But importance comparisons are often tricky and subjective, especially within given cause areas. If you’re interested in local US poverty alleviation, should you fund a soup kitchen or a homeless shelter? If you want to give to global health causes, should you donate to charities handing out insecticidal bednets to people in sub-Saharan Africa or to charities doing mass deworming projects?

That’s where thinking about neglectedness and tractability can help. Even when choosing among equally important causes, you probably should choose the cause that is more neglected, that has less money and fewer resources mobilized behind it than others. The basic reason is diminishing marginal returns: The first million dollars you spend on something is likely to have a much bigger impact than the second million, so it pays to look for causes where you’re closer to the first million spent than the second. Keeping neglectedness in mind can also prevent duplicating work that would’ve been done by another organization.

For instance, mass immunization campaigns targeting common diseases like polio, measles, and yellow fever are super-effective ways to prevent disease and save lives. And precisely because of that, the GAVI Alliance, UNICEF, and the World Health Organization spend billions every year on immunization programs, from a variety of funders ranging from governments to big foundations (Gates alone has donated billions to this cause). It makes sense for other funders to look at that situation and think, “They have this covered — why don’t I try something else?”

More to the point, even if that funder decided they ultimately did want to fund immunizations, they’d probably pay more per immunization than GAVI and other existing groups do. The existing firms are probably getting all the low-hanging fruit, forcing this hypothetical new funder to look for harder cases that are more expensive.

Tractability is the final criterion in this framework, and worth breaking down a bit further. For a cause to be tractable, funders don’t just have to know of cost-effective interventions that can help; they have to know ways to get those interventions adopted. If you, for some reason, supported reviving alcohol prohibition in America, there’s basically no way a temperance movement is going to succeed in the 21st century. Rather than wasting billions in an effort to revive the 18th Amendment, you should direct it somewhere it has better odds of effecting change.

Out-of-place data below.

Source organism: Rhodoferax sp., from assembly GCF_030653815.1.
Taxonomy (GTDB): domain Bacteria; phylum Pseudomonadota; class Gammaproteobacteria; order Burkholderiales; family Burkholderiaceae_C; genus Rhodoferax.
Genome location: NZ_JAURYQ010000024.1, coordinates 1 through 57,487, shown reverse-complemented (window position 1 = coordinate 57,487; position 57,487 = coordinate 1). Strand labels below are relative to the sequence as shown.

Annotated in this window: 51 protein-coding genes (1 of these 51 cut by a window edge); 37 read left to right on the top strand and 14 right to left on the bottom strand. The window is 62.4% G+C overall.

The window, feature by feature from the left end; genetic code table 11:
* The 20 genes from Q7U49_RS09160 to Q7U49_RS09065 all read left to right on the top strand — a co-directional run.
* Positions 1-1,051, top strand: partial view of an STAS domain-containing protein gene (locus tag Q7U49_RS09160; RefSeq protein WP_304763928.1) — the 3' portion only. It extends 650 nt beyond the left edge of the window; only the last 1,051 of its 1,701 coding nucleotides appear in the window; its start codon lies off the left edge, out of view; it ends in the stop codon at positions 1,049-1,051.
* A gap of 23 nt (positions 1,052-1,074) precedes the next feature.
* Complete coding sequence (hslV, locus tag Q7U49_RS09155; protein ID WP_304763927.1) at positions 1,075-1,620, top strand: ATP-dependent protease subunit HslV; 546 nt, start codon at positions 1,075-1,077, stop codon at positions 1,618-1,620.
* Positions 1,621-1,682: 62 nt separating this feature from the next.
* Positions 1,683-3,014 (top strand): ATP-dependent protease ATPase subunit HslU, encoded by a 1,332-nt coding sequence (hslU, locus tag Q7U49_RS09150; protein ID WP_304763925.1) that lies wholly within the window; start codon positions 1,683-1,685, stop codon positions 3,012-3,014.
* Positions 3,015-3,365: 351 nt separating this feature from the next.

K-12 education isn’t neglected

So let’s apply this framework to K-12 education. It is not a neglected cause. The US spent $668 billion on public elementary and secondary schools for the 2014-’15 school year. That’s more than the US spends on the military (about $583.4 billion in calendar year 2015), and in terms of total expenditures is probably only outpaced by health care and Social Security/pensions among government priorities.

That is not a bad thing! Good education costs money, and a few particularly rigorous economics studies in recent years have concluded that spending more on education typically improves student performance, as you’d hope. And under some circumstances, the heavy government investment in education would make a philanthropic investment more advisable, not less. If you can spend a few million dollars on think tanks, lobbying, etc. and change government policies affecting billions in annual spending, that’s pretty damn good leverage.

But the cause of trying to shift K-12 education resources in one direction or another is also extremely crowded. Teachers unions like those organized under the American Federation of Teachers or the National Education Association are not the all-powerful behemoths that some reformers paint them as being (and the Supreme Court’s ruling barring them from collecting fees from nonmembers promises to weaken them considerably). But they did spend $35 million in campaign contributions in 2016, and they spend millions more on lobbying annually.

If you consider their collective bargaining activities a form of political spending meant to shift public policy, their investment increases substantially. That spending coexists with the hundreds of millions that foundations like Gates, Walton, and Broad devote to the issue.